In the Beginning… Was the Command Line – Wikipedia, the free encyclopedia.
In the Beginning… Was the Command Line is an essay by Neal Stephenson which was originally published online in 1999 and later made available in book form (November 1999, ISBN 0-380-81593-1). The essay is a commentary on why the proprietary operating systems business is unlikely to remain profitable in the future because of competition from free software. It also analyzes the corporate/collective culture of the Microsoft, Macintosh, and free software communities.
Stephenson explores the GUI as a metaphor in terms of the increasing interposition of abstractions between humans and the actual workings of devices (in a similar manner to Zen and the Art of Motorcycle Maintenance) and explains the beauty hackers feel in good-quality tools. He does this with a car analogy. He compares four operating systems, Mac OS by Apple Computer to a luxury European car, Windows by Microsoft to a station wagon, Linux to a free tank, and BeOS to abatmobile. Stephenson argues that people continue to buy the station wagon despite free tanks being given away, because people do not want to learn how to operate a tank; they know that the station wagon dealership has a machine shop that they can take their car to when it breaks down. Because of this attitude, Stephenson argues that Microsoft is not really a monopoly, as evidenced by the free availability of other choice OSes, but rather has simply accrued enough mindshare among the people to have them coming back. He compares Microsoft to Disney, in that both are selling a vision to their customers, who in turn “want to believe” in that vision.
Stephenson relays his experience with the Debian bug tracking system (#6518). He then contrasts it with Microsoft’s approach. Debian developers responded from around the world within a day. He was completely frustrated with his initial attempt to achieve the same response from Microsoft, but he concedes that his subsequent experience was satisfactory. The difference he notes is that Debian developers are personally accessible and transparently own up to defects in their OS distribution, while Microsoft “makes no bones about the existence of errors.”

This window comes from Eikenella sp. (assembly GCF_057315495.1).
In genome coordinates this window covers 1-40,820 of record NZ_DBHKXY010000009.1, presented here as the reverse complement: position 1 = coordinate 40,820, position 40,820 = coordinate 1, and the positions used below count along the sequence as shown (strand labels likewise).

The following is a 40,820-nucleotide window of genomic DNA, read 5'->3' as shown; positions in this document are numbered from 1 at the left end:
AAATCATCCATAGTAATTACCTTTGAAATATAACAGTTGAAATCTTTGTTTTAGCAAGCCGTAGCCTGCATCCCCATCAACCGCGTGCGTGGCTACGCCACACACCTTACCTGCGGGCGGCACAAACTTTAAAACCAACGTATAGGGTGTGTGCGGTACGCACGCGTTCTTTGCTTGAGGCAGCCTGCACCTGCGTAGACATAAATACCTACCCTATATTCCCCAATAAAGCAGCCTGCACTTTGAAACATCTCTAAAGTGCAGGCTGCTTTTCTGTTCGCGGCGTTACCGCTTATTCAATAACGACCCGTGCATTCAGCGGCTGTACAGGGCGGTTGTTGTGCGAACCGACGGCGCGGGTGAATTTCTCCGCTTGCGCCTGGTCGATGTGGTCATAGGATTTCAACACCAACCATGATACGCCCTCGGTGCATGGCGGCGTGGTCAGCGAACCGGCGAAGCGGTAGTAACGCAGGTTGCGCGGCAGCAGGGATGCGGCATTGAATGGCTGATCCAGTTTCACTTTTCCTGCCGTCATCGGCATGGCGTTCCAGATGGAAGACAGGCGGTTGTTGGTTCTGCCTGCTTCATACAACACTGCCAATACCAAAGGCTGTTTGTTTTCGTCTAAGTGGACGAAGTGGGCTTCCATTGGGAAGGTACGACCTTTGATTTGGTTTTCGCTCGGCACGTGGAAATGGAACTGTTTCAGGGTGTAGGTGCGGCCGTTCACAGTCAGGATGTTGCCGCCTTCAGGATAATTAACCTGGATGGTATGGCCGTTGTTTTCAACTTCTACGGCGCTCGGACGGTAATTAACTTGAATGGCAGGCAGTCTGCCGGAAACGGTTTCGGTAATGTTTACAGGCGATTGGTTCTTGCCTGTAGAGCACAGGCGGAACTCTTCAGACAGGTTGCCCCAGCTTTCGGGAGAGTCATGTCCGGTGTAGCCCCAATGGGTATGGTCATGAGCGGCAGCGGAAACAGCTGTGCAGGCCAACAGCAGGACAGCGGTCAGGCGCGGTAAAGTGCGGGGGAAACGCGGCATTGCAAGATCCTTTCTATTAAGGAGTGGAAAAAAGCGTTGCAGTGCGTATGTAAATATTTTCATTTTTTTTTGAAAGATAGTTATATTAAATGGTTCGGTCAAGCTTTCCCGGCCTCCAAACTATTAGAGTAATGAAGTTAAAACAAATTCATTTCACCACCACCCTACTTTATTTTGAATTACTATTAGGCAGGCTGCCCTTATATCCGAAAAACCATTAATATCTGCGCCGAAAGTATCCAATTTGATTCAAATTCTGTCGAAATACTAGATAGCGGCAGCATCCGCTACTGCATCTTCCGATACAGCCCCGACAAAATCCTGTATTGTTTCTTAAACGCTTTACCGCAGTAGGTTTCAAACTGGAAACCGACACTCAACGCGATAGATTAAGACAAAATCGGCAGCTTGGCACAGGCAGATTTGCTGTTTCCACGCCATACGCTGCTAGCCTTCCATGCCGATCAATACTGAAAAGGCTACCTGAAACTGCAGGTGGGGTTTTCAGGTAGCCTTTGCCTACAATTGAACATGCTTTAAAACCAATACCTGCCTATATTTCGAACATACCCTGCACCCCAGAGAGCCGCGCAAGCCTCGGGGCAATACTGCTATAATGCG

The best analogy I’ve heard about the structure of content on today’s internet goes like this:
Imagine a big port.
That port’s all yours, it’s where all of the things you consume come in to dock. Now, you could hop in your little sailboat and visit all of the island sites you want content from, but that wouldn’t be very convenient. You could visit the maiden isle of The Verge or the continent of CNN.
But no, there’s no time for that. You can have your content delivered.
Well, content platforms like WordPress, Blogger, Medium, and YouTube bring in ships to your port. But that won’t do either — those ships bring in a lot of content but it’s not worth checking each ship individually.
What you need is a monster ship to carry all of the content mediums.
More than that, you need an excellent crew on board that monster ship to sort through the containers of content and pick out the worthwhile bits. That’s what services like Facebook and Google+ try to be — giant transport ships that let you choose your own crew.
via Friends Don’t Let Friends Curate FB’s Redesign — Future Tech/Future Market — Medium.
The W3C mission is to lead the World Wide Web to its full potential by developing protocols and guidelines that ensure the long-term growth of the Web. Below we discuss important aspects of this mission, all of which further W3C’s vision of One Web.
The World Wide Web Consortium (W3C) is an international community that develops openstandards to ensure the long-term growth of the Web.
World Wide Web Consortium (W3C).
W3C maintains an internationally distributed network of servers and services that support Public, Member, and Team audiences in pursuit of the Consortium’s technical and social objectives.
via W3C Systems Team’s Blog.
The Ship of Theseus, also known as Theseus’ paradox, or various variants, notably grandfather’s axe and (in the UK) Trigger’s Broom (based upon the BBC sitcom Only Fools and Horses) is a paradox that raises the question of whether an object which has had all its component parts replaced remains fundamentally the same object.
The paradox is most notably recorded by Plutarch in Life of Theseus from the late 1st century. Plutarch asked whether a ship which was restored by replacing all its wooden parts remained the same ship.
The paradox had been discussed by more ancient philosophers such as Heraclitus, Socrates, and Plato prior to Plutarch’s writings; and more recently by Thomas Hobbes and John Locke. This problem is “a model for the philosophers”; some say “it remained the same, some saying it did not remain the same”
via Ship of Theseus – Wikipedia, the free encyclopedia.
The term “computer”, in use from the mid 17th century, meant “one who computes”: a person performing mathematical calculations, before electronic computers became commercially available.
via Human computer – Wikipedia, the free encyclopedia.